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Engine Room Heat-Shrink Question-gctid806029

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    Engine Room Heat-Shrink Question-gctid806029

    Out of an abundance of caution, I figured I should bounce this question off someone before I start my next project.

    I need to replace some butt connectors on the fuel tank sender wires in the engine room of my 285 Cierra. The connections are inches from the engine and fuel tank. What is the safest way to make waterproof connections here? Obviously not an open flame with heat-shrink connectors (seems like a good way to get a Darwin Award), but is a heat gun safe? Should I avoid heat-shrink all-together and wrap the connections in tape or something?

    I figure a heat gun is probably fine as long as I'm careful with where I direct the heat, but I just wanted to double check!
    2007 Bayliner 285 - Mercruiser 350 MAG Bravo III - "Always $umthing"
    Boston, Massachusetts

    #2
    Heat shrink with heat gun
    Joon, Kathy, Jaden & Tristan
    Uniflite 42 AC, DD 671N
    93 3058 sold
    92 2855 (day boat)
    91 Fourwinns 205 (lake boat)
    Longbranch WA
    Life is Good

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      #3
      Worked for years as a telephone repairman. We used Scotchloks all the time. The are grease filled and waterproof. No need for a heat gun.



      Lots of different types:




      Terry
      1999 Bayliner 3388
      Twin Cummins 4BTA
      Fisherman, Cruiser, Boaticus-enthusiasticus-maximus
      Member Royal Victoria Yacht Club

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        #4
        I would use liquid electrical tape to seal the connection

        Ron
        1989 3218
        1988 Boston Whaler 13 Super Sport Limited
        2007 Yamaha VX Cruiser

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          #5
          heat shrink marine connectors with heat gun but if your worried about explosive fumes then ventilate the area well.
          2003 Bayliner 245
          2007 Sedona F21

          Comment


            #6
            "Douggy" post=806110 wrote:
            heat shrink marine connectors with heat gun but if your worried about explosive fumes then ventilate the area well.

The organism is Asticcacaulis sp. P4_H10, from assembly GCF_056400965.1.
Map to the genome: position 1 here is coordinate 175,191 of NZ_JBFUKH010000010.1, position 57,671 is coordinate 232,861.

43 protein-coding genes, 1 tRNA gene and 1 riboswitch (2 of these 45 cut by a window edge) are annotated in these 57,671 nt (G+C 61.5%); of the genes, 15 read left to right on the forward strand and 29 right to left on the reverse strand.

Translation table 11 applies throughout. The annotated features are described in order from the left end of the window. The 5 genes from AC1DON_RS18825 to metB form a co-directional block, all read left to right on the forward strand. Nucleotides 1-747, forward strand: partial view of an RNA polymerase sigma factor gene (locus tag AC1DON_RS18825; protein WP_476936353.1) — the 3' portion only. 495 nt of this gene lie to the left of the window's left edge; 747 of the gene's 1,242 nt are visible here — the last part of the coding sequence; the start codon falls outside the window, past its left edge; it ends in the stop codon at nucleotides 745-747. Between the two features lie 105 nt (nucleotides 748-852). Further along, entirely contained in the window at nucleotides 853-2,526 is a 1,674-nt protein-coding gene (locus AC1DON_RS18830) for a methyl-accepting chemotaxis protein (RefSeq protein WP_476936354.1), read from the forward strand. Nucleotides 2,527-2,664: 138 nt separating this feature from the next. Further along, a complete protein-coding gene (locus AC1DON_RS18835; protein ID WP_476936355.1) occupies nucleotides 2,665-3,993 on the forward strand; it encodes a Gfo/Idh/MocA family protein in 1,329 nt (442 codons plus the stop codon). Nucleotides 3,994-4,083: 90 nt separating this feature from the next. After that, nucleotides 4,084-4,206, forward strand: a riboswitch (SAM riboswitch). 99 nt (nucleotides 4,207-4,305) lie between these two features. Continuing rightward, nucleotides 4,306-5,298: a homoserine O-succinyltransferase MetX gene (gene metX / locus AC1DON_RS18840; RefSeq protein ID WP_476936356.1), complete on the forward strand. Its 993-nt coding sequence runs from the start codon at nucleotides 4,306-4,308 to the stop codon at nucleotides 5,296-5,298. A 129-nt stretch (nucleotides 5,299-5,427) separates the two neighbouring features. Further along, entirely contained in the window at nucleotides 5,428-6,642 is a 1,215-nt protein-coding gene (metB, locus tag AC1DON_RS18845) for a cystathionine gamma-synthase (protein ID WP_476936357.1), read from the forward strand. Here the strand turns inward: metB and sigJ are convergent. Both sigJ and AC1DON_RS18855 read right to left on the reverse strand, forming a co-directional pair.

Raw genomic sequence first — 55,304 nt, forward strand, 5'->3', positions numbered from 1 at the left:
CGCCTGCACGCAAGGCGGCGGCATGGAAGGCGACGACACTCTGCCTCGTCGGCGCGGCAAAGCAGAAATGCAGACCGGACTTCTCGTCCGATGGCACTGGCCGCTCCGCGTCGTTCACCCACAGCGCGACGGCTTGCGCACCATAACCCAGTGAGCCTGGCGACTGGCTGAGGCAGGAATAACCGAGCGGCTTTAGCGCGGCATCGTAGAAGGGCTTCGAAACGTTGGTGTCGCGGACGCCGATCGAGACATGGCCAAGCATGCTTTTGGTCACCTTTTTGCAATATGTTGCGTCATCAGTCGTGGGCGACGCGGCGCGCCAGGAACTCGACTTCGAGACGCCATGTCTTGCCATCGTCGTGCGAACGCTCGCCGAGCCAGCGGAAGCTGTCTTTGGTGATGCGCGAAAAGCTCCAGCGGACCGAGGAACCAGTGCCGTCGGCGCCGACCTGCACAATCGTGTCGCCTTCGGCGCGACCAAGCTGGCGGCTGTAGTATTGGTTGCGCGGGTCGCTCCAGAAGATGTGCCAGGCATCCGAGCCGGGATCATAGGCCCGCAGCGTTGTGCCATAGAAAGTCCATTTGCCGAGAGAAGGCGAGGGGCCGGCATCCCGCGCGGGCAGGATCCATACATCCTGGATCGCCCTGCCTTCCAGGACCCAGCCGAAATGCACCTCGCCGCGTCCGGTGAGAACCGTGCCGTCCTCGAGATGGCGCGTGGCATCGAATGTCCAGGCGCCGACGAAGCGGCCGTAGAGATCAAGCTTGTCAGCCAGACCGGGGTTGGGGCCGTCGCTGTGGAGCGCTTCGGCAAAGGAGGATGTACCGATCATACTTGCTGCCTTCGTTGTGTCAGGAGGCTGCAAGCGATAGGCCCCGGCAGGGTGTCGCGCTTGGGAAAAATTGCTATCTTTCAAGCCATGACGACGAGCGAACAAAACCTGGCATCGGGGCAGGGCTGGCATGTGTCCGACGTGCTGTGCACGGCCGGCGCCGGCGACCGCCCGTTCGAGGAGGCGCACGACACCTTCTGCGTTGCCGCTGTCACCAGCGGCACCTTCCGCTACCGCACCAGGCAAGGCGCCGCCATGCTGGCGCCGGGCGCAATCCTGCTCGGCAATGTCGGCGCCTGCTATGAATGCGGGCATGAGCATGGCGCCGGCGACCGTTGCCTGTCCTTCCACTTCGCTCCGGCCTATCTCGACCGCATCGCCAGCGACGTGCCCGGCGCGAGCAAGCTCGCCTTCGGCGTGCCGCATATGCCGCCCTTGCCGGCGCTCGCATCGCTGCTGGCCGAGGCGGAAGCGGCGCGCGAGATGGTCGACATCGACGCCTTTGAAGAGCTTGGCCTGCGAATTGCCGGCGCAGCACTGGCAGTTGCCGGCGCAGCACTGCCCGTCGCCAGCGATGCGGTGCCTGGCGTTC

+1

            And as you've stated directing the heat source away from anything "fuel" is good thinking.
            Dave
            Edmonds, WA
            "THE FIX"
            '93 2556
            Carbureted 383 Vortec-Bravo II 2.0:1 18 1/4x19 P

            The rebuild of my 2556 https://www.baylinerownersclub.org/f...76?view=thread
            Misc. projects thread
            https://www.baylinerownersclub.org/f...56-gctid789773

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              #7
              "builderdude" post=806119 wrote:
              "Douggy" post=806110 wrote:
              heat shrink marine connectors with heat gun but if your worried about explosive fumes then ventilate the area well.
              +1

              And as you've stated directing the heat source away from anything "fuel" is good thinking.
              That's the plan. I'll have the engine area hatch wide open with the blower running, so that should be plenty of ventilation.

              Thanks guys!
              2007 Bayliner 285 - Mercruiser 350 MAG Bravo III - "Always $umthing"
              Boston, Massachusetts

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                #8
                I did some heat shrinking with a lighter about a foot away from my gas tank last weekend. Didn't even think about it,,, until now. LOL

                (hatch was wide open all day)
                Wet'ever
                1989 Avanti 2955
                460 Cobra

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                  #9
                  I would suggest using "bare" butt connectors (no plastic insulation covers) with heat shrink tubing pushed onto the wire prior.

                  A heat gun would be good!

                  Steer clear of the connectors with heat-shrink-tubing insulation covers installed on them!

                  Even a high quality crimp tool can damage the heat-shrink-tubing causing separation when the heat is applied.


                  .
                  Rick E. Gresham, Oregon
                  2850 Bounty Sedan Flybridge model
                  Twin 280 HP 5.7's w/ Closed Cooling
                  Volvo Penta DuoProp Drives
                  Kohler 4 CZ Gen Set

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                    #10
                    "TenMile" post=806040 wrote:
                    Worked for years as a telephone repairman. We used Scotchloks all the time. The are grease filled and waterproof. No need for a heat gun.
                    Scotchloks are designed only for solid wire and only very light gauge wire at that. They're generally not recommended for marine use. They also only work on wires that are the same size. A properly sized simple crimp connector will work. Heat shrink will seal it up and give it mechanical support. That would be my recommendation.
                    Custom CNC Design And Dash Panels

                    iBoatNW

                    1980 CHB Europa 42 Trawler- "Honey Badger"

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